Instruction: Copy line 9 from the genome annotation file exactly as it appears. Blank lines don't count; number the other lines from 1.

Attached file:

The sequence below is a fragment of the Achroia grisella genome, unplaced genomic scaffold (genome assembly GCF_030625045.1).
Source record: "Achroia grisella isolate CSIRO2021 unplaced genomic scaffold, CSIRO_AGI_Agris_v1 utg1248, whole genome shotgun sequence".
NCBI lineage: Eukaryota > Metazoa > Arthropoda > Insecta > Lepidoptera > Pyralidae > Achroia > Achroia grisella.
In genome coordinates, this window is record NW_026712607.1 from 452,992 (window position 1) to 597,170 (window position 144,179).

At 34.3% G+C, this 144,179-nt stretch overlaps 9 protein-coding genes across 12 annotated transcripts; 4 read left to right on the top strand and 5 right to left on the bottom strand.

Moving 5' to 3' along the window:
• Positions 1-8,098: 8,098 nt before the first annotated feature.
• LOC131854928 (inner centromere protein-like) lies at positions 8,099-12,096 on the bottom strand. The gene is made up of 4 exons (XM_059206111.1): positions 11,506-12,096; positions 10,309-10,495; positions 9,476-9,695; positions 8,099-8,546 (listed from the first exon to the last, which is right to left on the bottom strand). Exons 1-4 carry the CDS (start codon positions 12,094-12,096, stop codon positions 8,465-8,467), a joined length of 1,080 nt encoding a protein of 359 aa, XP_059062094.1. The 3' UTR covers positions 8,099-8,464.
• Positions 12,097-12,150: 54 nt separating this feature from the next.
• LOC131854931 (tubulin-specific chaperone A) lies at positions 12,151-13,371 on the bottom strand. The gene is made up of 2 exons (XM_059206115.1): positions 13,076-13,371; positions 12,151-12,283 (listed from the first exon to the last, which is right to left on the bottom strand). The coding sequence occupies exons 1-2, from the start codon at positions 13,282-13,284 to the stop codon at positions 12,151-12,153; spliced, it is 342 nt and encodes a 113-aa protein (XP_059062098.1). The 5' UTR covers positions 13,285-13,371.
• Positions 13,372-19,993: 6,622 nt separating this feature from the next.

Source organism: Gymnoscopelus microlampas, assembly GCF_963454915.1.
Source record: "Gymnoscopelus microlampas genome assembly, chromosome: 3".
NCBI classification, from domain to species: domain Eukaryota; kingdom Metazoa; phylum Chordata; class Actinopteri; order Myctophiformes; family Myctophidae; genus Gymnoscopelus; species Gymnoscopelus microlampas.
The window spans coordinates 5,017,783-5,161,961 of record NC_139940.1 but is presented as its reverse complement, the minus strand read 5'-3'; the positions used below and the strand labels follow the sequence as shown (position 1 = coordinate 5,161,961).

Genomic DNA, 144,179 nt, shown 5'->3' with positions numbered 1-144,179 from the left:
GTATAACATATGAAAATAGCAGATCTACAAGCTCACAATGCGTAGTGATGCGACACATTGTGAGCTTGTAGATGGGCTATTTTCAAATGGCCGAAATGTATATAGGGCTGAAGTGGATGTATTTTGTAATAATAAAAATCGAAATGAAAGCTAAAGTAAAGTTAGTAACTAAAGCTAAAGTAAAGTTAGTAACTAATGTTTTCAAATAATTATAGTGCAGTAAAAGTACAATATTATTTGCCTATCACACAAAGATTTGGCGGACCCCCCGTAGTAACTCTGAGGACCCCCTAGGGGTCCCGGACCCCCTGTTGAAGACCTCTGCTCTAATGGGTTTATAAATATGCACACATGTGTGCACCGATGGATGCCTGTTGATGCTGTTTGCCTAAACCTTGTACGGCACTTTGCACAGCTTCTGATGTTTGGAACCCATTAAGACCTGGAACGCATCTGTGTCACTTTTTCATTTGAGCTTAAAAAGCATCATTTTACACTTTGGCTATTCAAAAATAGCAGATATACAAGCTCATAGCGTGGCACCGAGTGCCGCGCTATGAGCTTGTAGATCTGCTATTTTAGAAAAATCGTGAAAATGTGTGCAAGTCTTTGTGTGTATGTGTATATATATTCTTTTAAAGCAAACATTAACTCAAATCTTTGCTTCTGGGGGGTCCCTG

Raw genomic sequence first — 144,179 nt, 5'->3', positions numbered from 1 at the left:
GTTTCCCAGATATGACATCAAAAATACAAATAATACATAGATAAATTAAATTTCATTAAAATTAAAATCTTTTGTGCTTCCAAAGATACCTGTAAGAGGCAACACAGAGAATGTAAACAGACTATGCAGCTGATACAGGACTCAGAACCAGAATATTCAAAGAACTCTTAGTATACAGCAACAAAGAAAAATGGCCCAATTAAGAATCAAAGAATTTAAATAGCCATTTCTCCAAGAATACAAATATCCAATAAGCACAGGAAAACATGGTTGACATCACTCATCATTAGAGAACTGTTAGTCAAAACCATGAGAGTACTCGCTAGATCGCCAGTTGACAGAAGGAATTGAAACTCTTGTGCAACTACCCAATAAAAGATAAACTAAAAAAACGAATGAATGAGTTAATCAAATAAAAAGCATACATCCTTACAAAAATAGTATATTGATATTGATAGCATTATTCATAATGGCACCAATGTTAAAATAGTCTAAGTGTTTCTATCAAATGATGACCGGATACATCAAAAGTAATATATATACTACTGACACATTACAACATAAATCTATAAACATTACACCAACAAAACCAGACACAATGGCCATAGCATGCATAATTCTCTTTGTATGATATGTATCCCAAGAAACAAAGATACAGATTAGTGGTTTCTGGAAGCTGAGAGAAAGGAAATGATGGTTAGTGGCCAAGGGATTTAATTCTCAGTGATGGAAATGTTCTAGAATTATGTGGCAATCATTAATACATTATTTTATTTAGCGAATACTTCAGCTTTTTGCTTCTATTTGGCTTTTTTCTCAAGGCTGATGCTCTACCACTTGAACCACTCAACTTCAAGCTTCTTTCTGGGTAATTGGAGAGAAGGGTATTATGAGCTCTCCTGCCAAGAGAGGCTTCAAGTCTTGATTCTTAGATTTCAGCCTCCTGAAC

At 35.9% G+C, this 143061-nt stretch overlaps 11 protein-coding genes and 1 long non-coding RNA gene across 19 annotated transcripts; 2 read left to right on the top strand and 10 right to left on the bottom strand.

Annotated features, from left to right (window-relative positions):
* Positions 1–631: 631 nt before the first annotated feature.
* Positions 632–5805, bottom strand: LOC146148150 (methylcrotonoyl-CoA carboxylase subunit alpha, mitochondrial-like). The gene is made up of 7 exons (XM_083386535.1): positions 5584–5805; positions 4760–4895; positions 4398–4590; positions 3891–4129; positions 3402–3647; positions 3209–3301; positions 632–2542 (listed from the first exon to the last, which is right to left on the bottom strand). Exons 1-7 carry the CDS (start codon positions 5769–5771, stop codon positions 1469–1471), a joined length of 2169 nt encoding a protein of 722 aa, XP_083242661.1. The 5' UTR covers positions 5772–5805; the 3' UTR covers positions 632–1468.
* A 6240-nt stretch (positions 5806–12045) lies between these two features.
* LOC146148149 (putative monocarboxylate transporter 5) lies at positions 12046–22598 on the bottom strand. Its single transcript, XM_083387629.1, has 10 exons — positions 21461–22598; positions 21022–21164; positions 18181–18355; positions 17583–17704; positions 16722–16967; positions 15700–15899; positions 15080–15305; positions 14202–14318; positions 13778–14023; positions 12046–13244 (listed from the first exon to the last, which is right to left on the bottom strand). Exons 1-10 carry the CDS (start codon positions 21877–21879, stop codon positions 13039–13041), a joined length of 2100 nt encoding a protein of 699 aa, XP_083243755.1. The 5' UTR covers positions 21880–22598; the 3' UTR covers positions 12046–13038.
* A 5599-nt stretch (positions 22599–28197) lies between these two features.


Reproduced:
• Positions 12,097-12,150: 54 nt separating this feature from the next.